One of the first introductions to the acronym VUCA (Volatility, Uncertainty, Complexity and Ambiguity) was made in the 1998 paper of the US Army War College, “Training and Educating Army Officers for the 21st Century: Implications for the United States Military Academy”, intended to prepare officers for the paradigm shift of the information age.
Despite the subsequent adoption and frequent use of the term by management experts and leading journals, to depict the disruption anticipated to be brought by increased competition, technological change, economic crises and natural disasters, nobody could prepare the world for the Volatility, Uncertainty, Complexity and Ambiguity a virus would bring!
Following the classification of COVID-19 as a pandemic, and attempting to contain its spread and safeguard public health, governments around the world imposed quarantines, lockdowns and other restrictions, which brought businesses, industries and economies to a halt. Even countries like the United Kingdom or the United States that selected a different approach, the so called “herd immunity” and kept their economies open, were affected by problems in the supply chain and the global economic slowdown.
Pleasantly enough, these unprecedented measures did contain the spread of the virus but also led to an expected global economic paralysis threatening economic growth and stability, with the International Monetary Fund forecasting a 3% contraction of the global economy for 2020, and its worst recession since the Great Depression.
While admittedly no “traditional” business continuity plan could prepare the world for such an event, with the global economies getting back to normal, organizations must switch from sedentary to business-as–usual mode, prepare for the recovery and seize the opportunity to transform how they operate and become resilient to future shocks.
- The digital transformation challenge
The coronavirus has enabled companies to appreciate the benefits of digital transformation. After all, the digital pathway, is what kept companies running, to the extent possible, and maintain their operations and engage customers. As the viral online meme goes, COVID-19 is driving the digital transformation of companies, not their CEOs or Chief Digital Officers.
At the same time, companies should not forget that digital transformation does not simply involve using online collaboration tools or providing employees the option to work remotely. Digital transformation should be a whole journey leading companies to rethink and optimize their strategy, business model, operations, systems and culture.
While performance gains and cost reductions should be on top of the agenda, how companies interact and add value to their customers should be the starting point and driver of digital transformation projects. At the conclusion of the project, the company’s “new” digital operating model and identity, must be embraced by employees, customers and other stakeholders.
Like all projects, digital transformation projects should have a clear roadmap, specific goals and objectives, a leader, and a quality and risk management plan. It is also important to remember the two rules of Microsoft’s founder Bill Gates, “# 1: automation applied to an efficient operation will magnify the efficiency” and “# 2: automation applied to an inefficient operation will magnify the inefficiency”.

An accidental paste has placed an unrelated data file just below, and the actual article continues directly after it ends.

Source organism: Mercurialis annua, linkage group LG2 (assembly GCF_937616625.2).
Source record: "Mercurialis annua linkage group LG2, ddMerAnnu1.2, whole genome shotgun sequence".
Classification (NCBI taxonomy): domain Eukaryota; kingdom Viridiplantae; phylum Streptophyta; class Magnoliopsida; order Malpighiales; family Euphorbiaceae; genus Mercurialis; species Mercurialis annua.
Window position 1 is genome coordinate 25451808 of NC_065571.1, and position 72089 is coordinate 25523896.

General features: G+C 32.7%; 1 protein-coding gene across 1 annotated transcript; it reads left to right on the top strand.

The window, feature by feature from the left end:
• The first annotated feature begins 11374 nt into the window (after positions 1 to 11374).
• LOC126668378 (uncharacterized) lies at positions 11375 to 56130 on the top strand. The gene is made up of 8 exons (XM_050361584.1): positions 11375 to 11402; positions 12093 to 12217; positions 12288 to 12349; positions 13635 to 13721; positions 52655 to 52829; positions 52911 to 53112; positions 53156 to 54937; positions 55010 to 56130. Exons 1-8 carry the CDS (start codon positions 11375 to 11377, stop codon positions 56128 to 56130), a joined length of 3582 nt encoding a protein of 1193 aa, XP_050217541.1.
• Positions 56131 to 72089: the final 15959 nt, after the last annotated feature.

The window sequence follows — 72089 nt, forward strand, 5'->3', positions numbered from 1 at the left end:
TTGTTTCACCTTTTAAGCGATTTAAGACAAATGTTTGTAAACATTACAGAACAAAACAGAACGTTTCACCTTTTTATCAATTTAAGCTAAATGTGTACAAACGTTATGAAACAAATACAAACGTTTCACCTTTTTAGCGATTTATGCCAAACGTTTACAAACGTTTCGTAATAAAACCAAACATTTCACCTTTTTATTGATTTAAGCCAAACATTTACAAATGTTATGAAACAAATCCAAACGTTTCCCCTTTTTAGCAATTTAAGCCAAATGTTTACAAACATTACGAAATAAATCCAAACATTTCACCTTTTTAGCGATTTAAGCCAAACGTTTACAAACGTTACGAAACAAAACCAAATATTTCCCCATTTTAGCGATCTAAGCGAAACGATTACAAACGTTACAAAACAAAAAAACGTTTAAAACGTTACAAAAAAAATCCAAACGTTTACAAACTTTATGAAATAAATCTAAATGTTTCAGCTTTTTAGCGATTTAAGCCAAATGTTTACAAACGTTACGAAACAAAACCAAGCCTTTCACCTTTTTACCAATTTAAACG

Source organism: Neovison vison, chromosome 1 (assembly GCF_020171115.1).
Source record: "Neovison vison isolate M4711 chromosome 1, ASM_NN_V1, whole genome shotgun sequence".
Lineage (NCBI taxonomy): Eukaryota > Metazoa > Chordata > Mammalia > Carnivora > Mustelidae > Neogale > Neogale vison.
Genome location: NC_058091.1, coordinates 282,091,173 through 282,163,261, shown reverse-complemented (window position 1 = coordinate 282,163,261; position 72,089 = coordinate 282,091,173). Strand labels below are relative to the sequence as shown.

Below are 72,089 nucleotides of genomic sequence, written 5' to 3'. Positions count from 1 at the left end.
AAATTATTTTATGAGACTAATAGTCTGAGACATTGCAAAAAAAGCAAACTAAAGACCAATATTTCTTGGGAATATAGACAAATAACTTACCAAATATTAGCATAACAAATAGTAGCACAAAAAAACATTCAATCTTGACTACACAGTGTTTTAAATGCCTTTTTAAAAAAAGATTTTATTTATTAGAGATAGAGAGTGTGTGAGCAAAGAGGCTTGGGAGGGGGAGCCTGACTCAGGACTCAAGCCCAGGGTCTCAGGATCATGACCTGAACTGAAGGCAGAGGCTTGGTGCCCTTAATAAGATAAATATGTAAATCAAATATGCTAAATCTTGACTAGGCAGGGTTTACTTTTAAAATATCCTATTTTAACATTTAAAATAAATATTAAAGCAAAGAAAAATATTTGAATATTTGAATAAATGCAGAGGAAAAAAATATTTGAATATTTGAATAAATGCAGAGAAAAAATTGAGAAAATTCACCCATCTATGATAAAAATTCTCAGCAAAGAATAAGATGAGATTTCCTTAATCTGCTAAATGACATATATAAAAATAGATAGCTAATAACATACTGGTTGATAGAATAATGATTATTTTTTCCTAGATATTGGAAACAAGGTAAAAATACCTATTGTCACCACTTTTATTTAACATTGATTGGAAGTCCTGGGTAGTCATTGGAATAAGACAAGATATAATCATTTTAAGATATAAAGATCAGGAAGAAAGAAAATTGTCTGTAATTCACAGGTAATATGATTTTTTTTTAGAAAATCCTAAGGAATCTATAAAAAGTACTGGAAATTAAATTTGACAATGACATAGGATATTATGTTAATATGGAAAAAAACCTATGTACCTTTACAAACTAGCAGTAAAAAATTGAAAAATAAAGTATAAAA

Corporate governance should not be overseen as its absence may wreak havoc before and after the implementation of digital transformation projects. Accountability, transparency, clarity of roles and responsibilities, as well as data and information ownership and use, must be integral parts of the effort.
- Digital transformation for all
SMEs are crucial to the economy and must be part of the digital transition. The “Digital for SMEs Global Initiative” launched by the OECD in November 2019, identifies that many SMEs are lagging behind the digital transition citing a combination of reasons, ranging from ignoring the benefits, to not being able to identify their needs and the lack of capabilities and resources.
On the other hand, despite its tragic consequences, the pandemic has provided companies with the opportunity to rethink and reorganize, most probably not in a structured manner, how they design their products and services and how they add value to their customers and economies.
Companies should now build on this experience and initiate or expedite their digital transformation projects, overcome their challenges and seize the benefits of the digital world, which will be our new normal. As noted in the “Training and Educating Army Officers for the 21st Century: Implications for the United States Military Academy” report, “In situations that are characterized by volatile, uncertain, complex, and ambiguous (VUCA) conditions, it becomes necessary to structure organizations in such a way that will meet the challenges presented by the environment”.
Developing digital competences and capabilities is not a panacea but it will allow organizations to develop the reflexes that will enable them to quickly adapt and respond to competitive and market pressures, prepare for the unexpected and in the corporate governance lingo, be better directed and controlled.
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